Dong Quai and breastfeeding

By Me & Qi
Jul 06, 2021

Dong Quai is known after many names: Angelica Sinensis, Dong Quoi or "Dang Gui" in Chinese pinyin.

What is Dong Quai?

In Traditional Chinese Medicine (TCM) Dong Quai is without a doubt the most famous herb of all for women issues. Sometimes called the "female ginseng", it is a staple in herbal formulas targeted at women.

In TCM its main function is to supply and invigorate Blood. As such it is used to treat diseases related to what TCM calls Blood Deficiency or Blood Stagnation. This includes diseases such as scanty, painful or irregular menstruation, menopausal syndrome or anemia.

It's become more famous as of late outside of China as more and more women recognize the plant's amazing health benefits. Scientific studies are starting to confirm this. For instance it's already been proven beneficial for diseases as diverse as renal diseases1, ulcerative colitis2 or cerebral infarction3.

Learn more about Dong Quai in our Herbal Medicine Database.

Dong Quai's benefits after giving birth

Postpartum use of Dong Quai is highly recommended in TCM and a long-standing tradition in most Asian countries.

Most women who recently gave birth will suffer from what TCM calls "Qi and Blood Deficiency", a mix of Blood Deficiency and Qi Deficiency. This is due to the sheer amount of energy used during birth-giving and the massive blood loss suffered.

Symptoms of Qi and Blood Deficiency include: Fatigue, Hair loss, Watery and pale milk, Soft breasts, Pale face & lips, Spontaneous flow of breastmilk, No desire to move or speak.

Dong Quai Chicken Soup

Dong Quai Chicken soup with Red dates is a postpartum classic

As much as 70% of postpartum women will experience a more or less severe form of Qi and Blood Deficiency.

It makes sense that Dong Quai would be used to treat Qi and Blood Deficiency since it is TCM's premier Blood-supplying herb. As such, it helps resolve the "Blood deficiency" part of Qi and Blood Deficiency.

In fact for centuries tradition in many Asian countries calls for feeding postpartum mothers with dishes made with Dong Quai, such as Dong Quai Chicken soup with Red dates, a postpartum classic.

Is Dong Quai safe while breastfeeding?

Not only is Dong Quai safe while breastfeeding, Dong Quai can be of tremendous help to many nursing mothers.

China is probably the country who knows most about Dong Quai since they have eaten it and used it as a herbal ingredient for millennia. The Chinese Ministry of Health has classified Dong Quai as safe as food, the safest possible classification.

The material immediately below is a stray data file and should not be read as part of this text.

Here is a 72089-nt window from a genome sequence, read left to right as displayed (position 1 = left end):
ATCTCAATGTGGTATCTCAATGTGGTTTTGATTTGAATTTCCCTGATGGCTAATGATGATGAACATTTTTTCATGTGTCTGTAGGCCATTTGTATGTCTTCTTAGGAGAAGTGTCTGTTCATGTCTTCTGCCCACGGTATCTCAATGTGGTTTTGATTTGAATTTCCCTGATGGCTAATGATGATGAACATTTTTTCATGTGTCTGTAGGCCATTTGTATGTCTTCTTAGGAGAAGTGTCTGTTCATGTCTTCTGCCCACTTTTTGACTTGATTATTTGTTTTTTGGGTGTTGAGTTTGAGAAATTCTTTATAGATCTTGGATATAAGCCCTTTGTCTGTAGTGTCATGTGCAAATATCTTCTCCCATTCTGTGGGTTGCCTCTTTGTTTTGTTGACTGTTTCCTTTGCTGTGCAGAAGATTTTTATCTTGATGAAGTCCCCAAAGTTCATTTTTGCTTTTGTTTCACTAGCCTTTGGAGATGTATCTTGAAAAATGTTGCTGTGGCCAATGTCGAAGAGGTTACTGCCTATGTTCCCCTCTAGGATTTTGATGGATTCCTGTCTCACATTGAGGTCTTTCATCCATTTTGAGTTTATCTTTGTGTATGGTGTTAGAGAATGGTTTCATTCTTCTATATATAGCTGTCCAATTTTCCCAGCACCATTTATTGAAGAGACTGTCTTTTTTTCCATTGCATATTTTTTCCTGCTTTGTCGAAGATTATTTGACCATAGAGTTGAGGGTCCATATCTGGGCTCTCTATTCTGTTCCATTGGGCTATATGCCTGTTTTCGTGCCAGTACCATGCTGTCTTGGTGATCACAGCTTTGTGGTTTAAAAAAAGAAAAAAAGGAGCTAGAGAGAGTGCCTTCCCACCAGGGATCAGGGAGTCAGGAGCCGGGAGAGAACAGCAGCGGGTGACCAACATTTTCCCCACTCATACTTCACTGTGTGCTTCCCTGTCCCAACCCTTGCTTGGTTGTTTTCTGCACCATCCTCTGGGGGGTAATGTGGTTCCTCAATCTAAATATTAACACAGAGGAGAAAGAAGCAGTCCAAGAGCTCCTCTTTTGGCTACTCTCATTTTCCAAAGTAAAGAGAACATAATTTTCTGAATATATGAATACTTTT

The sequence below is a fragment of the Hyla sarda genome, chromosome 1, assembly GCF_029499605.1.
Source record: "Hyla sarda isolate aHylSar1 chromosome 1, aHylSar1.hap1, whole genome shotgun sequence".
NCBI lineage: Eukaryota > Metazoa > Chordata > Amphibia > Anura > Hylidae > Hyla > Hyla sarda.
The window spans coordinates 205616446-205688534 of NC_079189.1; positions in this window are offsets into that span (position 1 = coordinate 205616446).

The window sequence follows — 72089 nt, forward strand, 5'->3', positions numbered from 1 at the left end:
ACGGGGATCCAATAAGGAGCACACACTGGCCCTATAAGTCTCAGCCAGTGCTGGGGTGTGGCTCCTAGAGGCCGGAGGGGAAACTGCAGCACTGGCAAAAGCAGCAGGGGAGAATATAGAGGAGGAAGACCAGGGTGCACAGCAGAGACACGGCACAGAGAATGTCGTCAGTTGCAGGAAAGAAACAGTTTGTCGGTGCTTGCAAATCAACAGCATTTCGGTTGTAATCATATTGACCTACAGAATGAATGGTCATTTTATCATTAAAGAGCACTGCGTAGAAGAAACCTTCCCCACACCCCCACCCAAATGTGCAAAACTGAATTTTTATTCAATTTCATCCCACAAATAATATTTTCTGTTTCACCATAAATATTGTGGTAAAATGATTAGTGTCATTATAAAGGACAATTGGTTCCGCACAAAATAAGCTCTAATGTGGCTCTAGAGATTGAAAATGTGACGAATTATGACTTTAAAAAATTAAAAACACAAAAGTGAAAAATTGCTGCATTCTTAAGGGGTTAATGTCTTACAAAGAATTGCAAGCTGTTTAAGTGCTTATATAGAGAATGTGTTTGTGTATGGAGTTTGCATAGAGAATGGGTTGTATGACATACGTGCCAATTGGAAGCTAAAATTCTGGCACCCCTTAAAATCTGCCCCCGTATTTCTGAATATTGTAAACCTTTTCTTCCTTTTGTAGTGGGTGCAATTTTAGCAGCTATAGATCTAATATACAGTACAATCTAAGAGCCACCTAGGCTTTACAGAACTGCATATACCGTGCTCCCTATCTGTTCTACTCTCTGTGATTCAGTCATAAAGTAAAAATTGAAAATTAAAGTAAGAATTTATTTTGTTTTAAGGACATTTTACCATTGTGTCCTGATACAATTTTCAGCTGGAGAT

It is however advised, like with many other roots with medicinal properties, not to consume too much of it on a daily basis; no more than 15g a day being the general advice. As such it is ideal to use it as a small ingredient in soups, dishes or in herbal blends.

Milk Boost Tea to boost milk supply

Milk Boost Tea contains Dong Quai and is designed to treat Qi and Blood Deficiency

Why is Dong Quai recommended while breastfeeding? Because, as mentioned above, Dong Quai helps treat Qi and Blood Deficiency, a pattern that affects most postpartum women. Women suffering from Qi and Blood Deficiency will notably have many breastfeeding-related symptoms such as not enough breast milk or a breast milk of poor quality, watery and pale.

A perfect formula to treat Qi and Blood Deficiency is Milk Boost Tea. Of course it contains Dong Quai, which is one of its main ingredients, among 12 other herbs. Milk Boost Tea isn't only designed to help boost milk supply, it does so through resolving the underlying Qi and Blood Deficiency. As such it helps with general postpartum recovery.

Another Dong Quai-containing formula that's commonly used to treat Qi and Blood Deficiency is Tong Ru Dan

Sources:

1. Song JY, Meng LQ, Li XM. (2008). Therapeutic application and prospect of Astragalus membranaceus and Angelica sinensis in treating renal microvascular lesions. Zhongguo Zhong Xi Yi Jie He Za Zhi. , 28(9):859-61.

2. Dong WG, Liu SP, Zhu HH, Luo HS, Yu JP. (2004). Abnormal function of platelets and role of angelica sinensis in patients with ulcerative colitis. World J Gastroenterol. , 15;10(4):606-9.

3. Liu YM, Zhang JJ, Jiang J. (2004). Observation on clinical effect of Angelica injection in treating acute cerebral infarction. Zhongguo Zhong Xi Yi Jie He Za Zhi. , 24(3):205-8.

Article tags: Chinese herbal medicine Breastfeeding and maternity

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